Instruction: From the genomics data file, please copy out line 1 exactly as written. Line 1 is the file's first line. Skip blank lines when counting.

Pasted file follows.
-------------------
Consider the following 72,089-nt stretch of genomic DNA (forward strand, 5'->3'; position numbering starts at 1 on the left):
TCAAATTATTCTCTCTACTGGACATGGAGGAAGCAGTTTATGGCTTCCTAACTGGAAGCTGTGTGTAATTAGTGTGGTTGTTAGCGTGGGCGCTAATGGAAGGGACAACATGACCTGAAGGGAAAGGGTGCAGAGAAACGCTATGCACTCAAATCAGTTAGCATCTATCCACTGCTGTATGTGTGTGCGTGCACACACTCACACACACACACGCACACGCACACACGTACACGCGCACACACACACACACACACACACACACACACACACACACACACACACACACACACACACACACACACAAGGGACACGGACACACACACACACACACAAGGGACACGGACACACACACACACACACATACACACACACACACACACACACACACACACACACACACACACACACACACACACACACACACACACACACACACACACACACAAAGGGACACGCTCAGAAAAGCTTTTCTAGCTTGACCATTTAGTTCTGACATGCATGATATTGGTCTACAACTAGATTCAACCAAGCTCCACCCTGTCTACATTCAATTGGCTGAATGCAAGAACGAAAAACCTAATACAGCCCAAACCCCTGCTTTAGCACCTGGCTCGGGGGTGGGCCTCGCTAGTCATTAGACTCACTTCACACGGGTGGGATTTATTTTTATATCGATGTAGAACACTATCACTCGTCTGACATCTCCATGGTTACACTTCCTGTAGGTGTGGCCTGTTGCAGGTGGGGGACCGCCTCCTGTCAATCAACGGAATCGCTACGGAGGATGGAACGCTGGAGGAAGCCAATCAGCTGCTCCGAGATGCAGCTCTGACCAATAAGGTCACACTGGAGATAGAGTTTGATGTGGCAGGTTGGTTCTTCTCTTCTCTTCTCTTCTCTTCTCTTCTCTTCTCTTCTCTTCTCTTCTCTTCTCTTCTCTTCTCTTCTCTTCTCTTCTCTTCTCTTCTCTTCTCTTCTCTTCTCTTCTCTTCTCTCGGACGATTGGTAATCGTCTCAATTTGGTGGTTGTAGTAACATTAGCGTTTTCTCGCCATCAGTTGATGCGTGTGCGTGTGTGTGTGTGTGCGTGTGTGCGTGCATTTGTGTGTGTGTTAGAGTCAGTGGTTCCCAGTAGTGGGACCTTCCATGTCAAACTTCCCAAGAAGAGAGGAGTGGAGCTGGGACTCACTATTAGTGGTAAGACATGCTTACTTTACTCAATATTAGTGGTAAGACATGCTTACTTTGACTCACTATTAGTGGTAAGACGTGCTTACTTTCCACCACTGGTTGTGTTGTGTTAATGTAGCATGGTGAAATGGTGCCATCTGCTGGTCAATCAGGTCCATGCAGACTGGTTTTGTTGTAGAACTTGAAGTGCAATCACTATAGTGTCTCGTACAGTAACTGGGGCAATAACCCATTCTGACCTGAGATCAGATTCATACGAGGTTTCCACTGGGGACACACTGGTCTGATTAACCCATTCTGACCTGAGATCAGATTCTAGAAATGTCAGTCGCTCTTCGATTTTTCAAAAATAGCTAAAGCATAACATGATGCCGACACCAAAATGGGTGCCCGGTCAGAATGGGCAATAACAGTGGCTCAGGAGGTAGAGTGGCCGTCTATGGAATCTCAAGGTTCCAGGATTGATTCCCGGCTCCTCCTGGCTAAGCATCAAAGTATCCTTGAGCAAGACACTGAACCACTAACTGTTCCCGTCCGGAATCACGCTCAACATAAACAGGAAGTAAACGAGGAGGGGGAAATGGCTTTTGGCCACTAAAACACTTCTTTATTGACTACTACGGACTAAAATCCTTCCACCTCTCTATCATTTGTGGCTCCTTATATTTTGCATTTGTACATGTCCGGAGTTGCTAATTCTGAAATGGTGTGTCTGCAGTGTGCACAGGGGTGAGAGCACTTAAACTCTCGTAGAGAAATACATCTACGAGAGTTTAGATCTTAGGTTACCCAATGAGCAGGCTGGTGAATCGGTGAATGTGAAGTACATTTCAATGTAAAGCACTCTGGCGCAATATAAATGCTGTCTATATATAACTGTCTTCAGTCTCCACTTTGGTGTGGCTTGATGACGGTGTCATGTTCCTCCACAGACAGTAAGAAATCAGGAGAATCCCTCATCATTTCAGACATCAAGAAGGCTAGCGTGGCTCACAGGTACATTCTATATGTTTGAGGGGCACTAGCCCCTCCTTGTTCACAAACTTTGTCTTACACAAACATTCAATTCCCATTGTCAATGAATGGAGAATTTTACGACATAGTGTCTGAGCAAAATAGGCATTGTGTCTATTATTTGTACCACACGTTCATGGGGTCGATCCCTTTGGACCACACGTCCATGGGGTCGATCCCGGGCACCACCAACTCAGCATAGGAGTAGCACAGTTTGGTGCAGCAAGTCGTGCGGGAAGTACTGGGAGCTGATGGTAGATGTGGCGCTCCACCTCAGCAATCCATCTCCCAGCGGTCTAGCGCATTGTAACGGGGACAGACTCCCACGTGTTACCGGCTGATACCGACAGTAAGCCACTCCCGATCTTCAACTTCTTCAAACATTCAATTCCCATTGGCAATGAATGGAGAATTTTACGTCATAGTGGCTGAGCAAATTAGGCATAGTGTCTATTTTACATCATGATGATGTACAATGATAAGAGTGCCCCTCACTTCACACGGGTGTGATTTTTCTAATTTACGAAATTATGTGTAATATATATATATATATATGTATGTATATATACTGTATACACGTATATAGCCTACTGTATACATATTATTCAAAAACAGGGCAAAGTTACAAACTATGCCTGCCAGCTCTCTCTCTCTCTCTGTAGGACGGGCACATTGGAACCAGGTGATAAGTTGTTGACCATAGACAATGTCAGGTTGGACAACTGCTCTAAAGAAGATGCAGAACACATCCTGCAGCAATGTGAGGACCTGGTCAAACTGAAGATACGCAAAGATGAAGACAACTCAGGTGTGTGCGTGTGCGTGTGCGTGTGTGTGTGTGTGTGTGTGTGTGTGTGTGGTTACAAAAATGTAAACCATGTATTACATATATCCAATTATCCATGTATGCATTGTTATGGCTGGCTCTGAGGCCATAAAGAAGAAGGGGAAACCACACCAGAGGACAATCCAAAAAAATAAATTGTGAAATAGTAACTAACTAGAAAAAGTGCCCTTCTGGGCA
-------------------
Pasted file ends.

Consider the following 72,089-nt stretch of genomic DNA (forward strand, 5'->3'; position numbering starts at 1 on the left):